5 Myths About the Flu Vaccine

The flu shot is the first line of defense. Help protect yourself and your family against the influenza virus. When it’s flu season, take the necessary steps to stay healthy. That means separating fact from fiction. Here are 5 Myths about Getting Your Flu Shot.

 

Woman flexing her muscles

Myth 1: Influenza is not serious so I don’t need the vaccineFact: As many as 650,000 people a year can die of the flu. This only represents respiratory deaths, so the likely impact is even higher. Even healthy people can get the flu, but especially people whose immune systems are vulnerable. Most people will recover within a few weeks, but some can develop complications including sinus and ear infections, pneumonia, heart or brain inflammations.

Myth 2: The flu vaccine can give me the fluFact: The injected flu vaccine contains an inactivated virus that cannot give you influenza. If you feel achy or slightly feverish, it is a normal reaction of the immune system to the vaccine, and generally lasts only a day or two.

Myth 3: The flu vaccine can cause severe side effects Fact: The flu vaccine is proven to be safe. Severe side effects are extremely rare.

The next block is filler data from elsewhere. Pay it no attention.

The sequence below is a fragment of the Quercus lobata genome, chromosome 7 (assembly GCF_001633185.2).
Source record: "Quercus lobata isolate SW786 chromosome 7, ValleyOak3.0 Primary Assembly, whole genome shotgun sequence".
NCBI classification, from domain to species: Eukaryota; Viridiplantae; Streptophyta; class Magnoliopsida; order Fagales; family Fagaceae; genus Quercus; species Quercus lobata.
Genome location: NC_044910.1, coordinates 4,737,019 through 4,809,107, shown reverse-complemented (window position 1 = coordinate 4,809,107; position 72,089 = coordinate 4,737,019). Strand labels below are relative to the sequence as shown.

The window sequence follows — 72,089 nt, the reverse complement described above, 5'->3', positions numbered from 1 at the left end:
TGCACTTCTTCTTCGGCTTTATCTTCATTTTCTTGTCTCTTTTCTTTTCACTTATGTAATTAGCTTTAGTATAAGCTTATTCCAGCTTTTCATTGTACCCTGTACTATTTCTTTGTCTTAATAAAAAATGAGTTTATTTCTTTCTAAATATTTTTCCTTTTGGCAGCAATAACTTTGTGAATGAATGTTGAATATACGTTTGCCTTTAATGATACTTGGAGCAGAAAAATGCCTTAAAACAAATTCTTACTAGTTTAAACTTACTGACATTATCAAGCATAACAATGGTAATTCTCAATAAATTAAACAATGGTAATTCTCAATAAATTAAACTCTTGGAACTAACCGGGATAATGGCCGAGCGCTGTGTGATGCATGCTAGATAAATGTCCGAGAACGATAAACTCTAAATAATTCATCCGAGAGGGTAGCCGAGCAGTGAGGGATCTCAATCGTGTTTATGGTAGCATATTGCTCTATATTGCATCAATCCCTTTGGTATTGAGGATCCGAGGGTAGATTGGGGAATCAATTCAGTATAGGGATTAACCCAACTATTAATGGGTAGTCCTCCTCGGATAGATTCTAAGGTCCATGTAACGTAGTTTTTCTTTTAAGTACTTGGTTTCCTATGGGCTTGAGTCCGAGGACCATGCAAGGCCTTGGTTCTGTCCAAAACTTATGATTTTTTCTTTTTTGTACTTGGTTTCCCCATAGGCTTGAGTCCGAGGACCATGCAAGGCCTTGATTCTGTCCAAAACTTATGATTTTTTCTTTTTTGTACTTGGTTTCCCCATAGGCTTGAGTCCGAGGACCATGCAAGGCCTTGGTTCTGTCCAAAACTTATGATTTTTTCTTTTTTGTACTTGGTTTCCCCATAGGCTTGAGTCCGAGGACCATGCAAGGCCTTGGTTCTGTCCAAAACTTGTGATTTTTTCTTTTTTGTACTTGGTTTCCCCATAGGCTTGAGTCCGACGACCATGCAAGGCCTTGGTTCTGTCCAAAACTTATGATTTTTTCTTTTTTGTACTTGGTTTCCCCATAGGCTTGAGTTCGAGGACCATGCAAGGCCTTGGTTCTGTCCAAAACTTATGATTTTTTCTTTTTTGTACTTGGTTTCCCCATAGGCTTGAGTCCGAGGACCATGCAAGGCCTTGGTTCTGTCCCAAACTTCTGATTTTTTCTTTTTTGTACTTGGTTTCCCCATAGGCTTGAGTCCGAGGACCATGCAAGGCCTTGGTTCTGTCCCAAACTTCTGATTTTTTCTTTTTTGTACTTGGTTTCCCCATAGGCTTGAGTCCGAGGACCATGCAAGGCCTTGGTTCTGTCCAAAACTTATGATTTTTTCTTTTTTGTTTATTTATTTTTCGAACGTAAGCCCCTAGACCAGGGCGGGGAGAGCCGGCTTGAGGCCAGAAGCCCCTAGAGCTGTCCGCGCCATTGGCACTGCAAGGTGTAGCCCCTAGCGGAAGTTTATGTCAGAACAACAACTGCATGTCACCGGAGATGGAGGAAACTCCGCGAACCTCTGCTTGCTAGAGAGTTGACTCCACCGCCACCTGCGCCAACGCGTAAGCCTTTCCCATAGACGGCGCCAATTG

Myth 4: I had the vaccine and still got the flu, so it doesn’t work Fact: Several flu viruses are circulating all the time, which is why people may still get the flu despite being vaccinated since the vaccine is specific to one strain. However, being vaccinated improves the chance of being protected from the flu. This is especially important to stop the virus affecting people with vulnerable immune systems.

Myth 5: I am pregnant so shouldn’t get the flu vaccine Fact: Pregnant women should especially get the flu vaccine since their immune systems are weaker than usual. The inactivated flu vaccine is safe at any stage of pregnancy.

Source: World Health Organization

Ask your provider to get your flu shot during your appointment. For more info visit:​​ GW Flu Services.

Latest News

January 21, 2022
People with skin conditions are open to trying medical cannabis products as potential treatments, according to a study from The George Washington University School of Medicine and Health Sciences and the University of Maryland.
January 19, 2022
Michael G. Knight, MD, MSHP, FACP, Associate Chief Quality and Population Officer, Head of Healthcare Delivery Transformation and Assistant Professor of Medicine, spoke with the Washington Post about proper masking and the reuse of KN95 and N95 masks during COVID.
January 18, 2022
With the highly contagious omicron variant of COVID-19 spreading throughout the U.S., even among vaccinated populations, now is the time to be cautious, get tested, and take care of yourself.